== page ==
Shale gas could be ‘useful transition’ to low carbon future

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The UK should go ahead with fracking for shale gas as it could provide a “useful transition” to a low carbon long term future.
That’s the recommendation from the Shale Gas Task Force as part of its latest report exploring the impacts on climate change.
It believes shale gas should be explored as a potential source to meet the nation’s energy needs.
The Task Force, which is funded by the UK’s shale gas industry but operates independently, said evidence suggests “the impact of shale gas on the climate is similar to that of conventional gas and less than that of LNG”.
Currently, around 46% of natural gas use in the UK comes from the North Sea while the rest is imported from Norway (58%), the Netherlands (16%) and Belgium (7%).
The remaining 20% of imported gas is Liquefied Natural Gas (LNG), mainly imported from Qatar.
In 2013, the UK recorded the highest level of imported energy since 1974 due to an ongoing decline in domestic oil and gas production, it added.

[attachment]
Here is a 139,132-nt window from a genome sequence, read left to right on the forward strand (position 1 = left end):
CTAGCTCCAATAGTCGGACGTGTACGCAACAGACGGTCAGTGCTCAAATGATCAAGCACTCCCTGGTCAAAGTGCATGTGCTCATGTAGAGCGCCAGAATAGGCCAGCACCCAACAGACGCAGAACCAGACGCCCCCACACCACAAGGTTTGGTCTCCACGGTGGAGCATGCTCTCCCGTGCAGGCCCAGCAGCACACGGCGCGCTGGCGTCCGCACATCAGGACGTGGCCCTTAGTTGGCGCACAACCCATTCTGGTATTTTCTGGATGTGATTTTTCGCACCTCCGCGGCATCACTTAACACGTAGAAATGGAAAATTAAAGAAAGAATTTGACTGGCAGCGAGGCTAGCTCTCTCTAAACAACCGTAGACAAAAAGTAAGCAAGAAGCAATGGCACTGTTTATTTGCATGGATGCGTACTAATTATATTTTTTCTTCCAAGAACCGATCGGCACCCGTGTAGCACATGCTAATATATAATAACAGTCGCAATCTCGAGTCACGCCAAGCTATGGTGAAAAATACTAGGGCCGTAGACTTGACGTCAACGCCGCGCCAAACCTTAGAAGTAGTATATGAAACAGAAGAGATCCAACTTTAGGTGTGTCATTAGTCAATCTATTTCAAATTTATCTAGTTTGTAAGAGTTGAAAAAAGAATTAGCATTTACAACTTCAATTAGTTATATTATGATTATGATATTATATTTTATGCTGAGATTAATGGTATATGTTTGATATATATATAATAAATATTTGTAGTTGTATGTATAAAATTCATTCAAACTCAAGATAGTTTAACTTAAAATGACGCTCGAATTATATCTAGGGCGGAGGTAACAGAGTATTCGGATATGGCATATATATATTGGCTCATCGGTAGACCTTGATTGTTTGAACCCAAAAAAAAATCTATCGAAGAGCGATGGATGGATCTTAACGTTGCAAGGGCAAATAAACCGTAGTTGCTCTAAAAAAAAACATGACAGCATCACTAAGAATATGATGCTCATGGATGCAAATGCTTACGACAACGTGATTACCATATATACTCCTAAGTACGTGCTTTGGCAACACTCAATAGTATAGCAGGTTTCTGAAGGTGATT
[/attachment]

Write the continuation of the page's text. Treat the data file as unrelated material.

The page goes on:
However it believes there should also be a “substantial increase” in the energy efficiency of homes and buildings in the country.
Carbon capture and storage
The report also suggests the UK should use revenues from the shale gas industry to fund the development of carbon capture and storage (CCS) projects to meet its emissions reduction targets.
“If a shale gas industry begins to develop at scale, CCS will become essential and a CCS industry should be developed and grown concurrently,” it said.
The Task Force is urging the government to “take a lead” in ensuring a more rapid deployment of the technology.
Lord Chris Smith, Chair of the Task Force on Shale Gas said as renewables “cannot meet the UK’s short term energy needs”, gas must play a role in the medium term.
He added: “Gas will be needed for several decades to come. But we make two strong recommendations to make sure this happens in the right way. First, there must be immediate progress in developing carbon capture and storage for gas-fired power stations and industrial plant.
“Second, we recommend the government should deploy revenue derived from a developed shale gas industry to investment in R&D and innovation in CCS and low carbon energy generation, storage and distribution.”
The Task Force’s previous report suggested the UK will need tougher rules to ensure the shale gas exploration process has minimum health and environmental impacts.
The final report, which will be published in December, will cover the economics of a shale gas industry in the UK, including community benefits and compensation.
Last month the UK Government offered new onshore oil and gas blocks for shale gas exploration.